http://www.foodnavigator-usa.com/Financial-Industry/AKFP-applies-for-patent-for-gluten-free-cassava-flour

    Jefferson Adams
    Celiac.com 03/11/2011 - St. Patrick's Day is once again upon us, which means it's a good time to prepare for a successful gluten-free celebration of the wearing of the green.
    One good thing for people on a gluten-free diet is that most traditional corned beef and cabbage recipes are gluten free. So, of course, are carrots and potatoes.
    If you plan of making corned beef, you should know that most commercial corned beef is gluten free. Some brands that are specifically labeled 'gluten free,' or which the makers' websites claim to be gluten-free, include:

    Brookfield Farms Colorado Premium - all corned beef products Cook's Freirich - all corned beef Giant Eagle Grobbel's Gourmet corned beef briskets Hormel Libby's Canned Meats (Corned Beef and Corned Beef Hash) Market Day: Corned Beef Brisket Mosey's corned beef Nathan's corned beef Safeway, Butchers cut bulk-wrapped corned beef brisket, corn beef brisket, vac-packed cooked corn beef Thuman’s cooked corn beef brisket, first cut corned beef (cooked and raw), top round corned beef (cooked), cap and capless corned beef Wegmans corned beef brisket. Many other brands not listed are also gluten free. Be sure to read the ingredients on the package, including those for any extra seasonings. Some labels may list natural flavorings, which rarely contain gluten. Still, if you're not sure, try to check the manufacturer's website, or maybe look for another brand.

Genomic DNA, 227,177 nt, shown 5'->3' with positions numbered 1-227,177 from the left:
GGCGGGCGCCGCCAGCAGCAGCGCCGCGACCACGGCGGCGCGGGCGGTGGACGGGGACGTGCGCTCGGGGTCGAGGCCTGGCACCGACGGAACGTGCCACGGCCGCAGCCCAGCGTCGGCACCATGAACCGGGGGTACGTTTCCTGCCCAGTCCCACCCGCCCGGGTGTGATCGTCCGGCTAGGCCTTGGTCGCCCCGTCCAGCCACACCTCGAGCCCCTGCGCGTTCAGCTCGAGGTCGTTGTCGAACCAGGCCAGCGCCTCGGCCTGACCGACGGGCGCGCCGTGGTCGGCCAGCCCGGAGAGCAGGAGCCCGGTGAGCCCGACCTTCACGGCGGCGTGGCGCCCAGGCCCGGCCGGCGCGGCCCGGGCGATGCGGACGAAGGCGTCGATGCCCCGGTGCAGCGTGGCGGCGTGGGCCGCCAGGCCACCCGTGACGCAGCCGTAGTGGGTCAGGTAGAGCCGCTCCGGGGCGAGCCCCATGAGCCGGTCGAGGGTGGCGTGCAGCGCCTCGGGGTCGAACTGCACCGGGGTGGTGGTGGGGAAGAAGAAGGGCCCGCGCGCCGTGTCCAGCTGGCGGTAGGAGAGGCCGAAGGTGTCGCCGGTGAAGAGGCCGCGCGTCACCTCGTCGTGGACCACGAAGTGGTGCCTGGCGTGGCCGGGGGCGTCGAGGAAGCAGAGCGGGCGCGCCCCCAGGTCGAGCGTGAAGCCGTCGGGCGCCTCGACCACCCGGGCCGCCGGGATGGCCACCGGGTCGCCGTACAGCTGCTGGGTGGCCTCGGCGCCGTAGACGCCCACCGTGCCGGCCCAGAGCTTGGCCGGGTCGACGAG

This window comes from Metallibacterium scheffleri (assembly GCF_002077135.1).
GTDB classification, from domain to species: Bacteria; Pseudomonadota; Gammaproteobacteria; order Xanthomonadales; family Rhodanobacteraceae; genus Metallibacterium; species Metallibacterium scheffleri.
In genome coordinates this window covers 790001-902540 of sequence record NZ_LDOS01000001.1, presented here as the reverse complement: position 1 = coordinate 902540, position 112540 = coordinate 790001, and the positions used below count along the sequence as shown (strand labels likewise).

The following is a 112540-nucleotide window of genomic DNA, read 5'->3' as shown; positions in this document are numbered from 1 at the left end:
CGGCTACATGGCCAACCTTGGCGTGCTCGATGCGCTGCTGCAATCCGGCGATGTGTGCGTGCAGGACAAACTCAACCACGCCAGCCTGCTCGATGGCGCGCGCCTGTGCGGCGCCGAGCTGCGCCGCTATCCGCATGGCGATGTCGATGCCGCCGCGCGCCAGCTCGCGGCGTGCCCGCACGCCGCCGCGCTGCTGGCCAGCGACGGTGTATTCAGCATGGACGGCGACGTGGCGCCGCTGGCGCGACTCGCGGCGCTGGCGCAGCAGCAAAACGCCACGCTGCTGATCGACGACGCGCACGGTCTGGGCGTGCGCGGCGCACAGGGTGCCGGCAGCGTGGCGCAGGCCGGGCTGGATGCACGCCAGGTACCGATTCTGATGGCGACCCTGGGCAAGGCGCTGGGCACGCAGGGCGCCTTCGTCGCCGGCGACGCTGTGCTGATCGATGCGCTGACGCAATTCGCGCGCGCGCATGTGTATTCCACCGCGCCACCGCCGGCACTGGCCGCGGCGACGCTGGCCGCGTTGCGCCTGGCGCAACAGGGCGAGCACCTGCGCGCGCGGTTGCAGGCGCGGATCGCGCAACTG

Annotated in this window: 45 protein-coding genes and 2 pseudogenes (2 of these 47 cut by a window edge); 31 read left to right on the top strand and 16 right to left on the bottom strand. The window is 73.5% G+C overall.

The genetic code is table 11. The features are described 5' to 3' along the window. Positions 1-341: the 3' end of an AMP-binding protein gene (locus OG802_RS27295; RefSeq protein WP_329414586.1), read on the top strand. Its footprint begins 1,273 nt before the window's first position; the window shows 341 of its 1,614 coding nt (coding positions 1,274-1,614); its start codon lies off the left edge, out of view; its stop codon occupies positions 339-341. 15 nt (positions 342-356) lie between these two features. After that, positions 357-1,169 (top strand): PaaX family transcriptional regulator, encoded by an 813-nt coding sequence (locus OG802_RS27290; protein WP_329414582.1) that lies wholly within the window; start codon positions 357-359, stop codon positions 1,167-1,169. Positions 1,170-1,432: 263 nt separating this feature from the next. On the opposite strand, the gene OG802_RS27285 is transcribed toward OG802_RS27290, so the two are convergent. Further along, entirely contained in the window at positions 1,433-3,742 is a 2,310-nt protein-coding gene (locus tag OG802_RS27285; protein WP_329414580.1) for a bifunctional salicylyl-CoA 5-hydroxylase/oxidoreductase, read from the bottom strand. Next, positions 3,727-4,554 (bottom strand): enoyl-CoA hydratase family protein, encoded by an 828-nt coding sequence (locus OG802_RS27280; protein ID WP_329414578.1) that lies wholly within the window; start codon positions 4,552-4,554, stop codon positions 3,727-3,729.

Gluten-Free Corned Beef Recipe
    Ingredients:
    6 pounds corned brisket of beef
    6 peppercorns, or gluten-free packaged pickling spices
    3 carrots, peeled and quartered
    3 onions, peeled and quartered
    1 medium-sized green cabbage, quartered or cut in wedges
    Melted butter (about 4 tablespoons)Directions:
    Place the corned beef in water to cover with the peppercorns or mixed pickling spices (in supermarkets, these often come packaged with the corned beef). Cover the pot or kettle, bring to a boil, reduce heat and simmer 5 hours or until tender, skimming occasionally. During the last hour, add the carrots and onions and cover again. During the last 15 minutes, add the cabbage. Transfer meat and vegetables to a platter and brush the vegetables with the melted butter.
    Serve with boiled parsley potatoes, cooked separately. (The stock can be saved to add to a pot roast or stew instead of other liquid.)
    Serves 6, with meat left over for additional meals.
    **
    For those who love Irish soda bread, the following soda bread recipe is a modified version of the Irish Soda Bread recipe from Easy Gluten-Free Baking by Elizabeth Barbone (2009 Lake Isle Press). This version skips caraway seeds, because I hate them. However, if you are so inclined, you can add a tablespoon with the last dry ingredients before baking.

    Amazing Gluten-free Irish Soda Bread
    Ingredients:
    Vegetable shortening for pan
    White Rice Flour for pan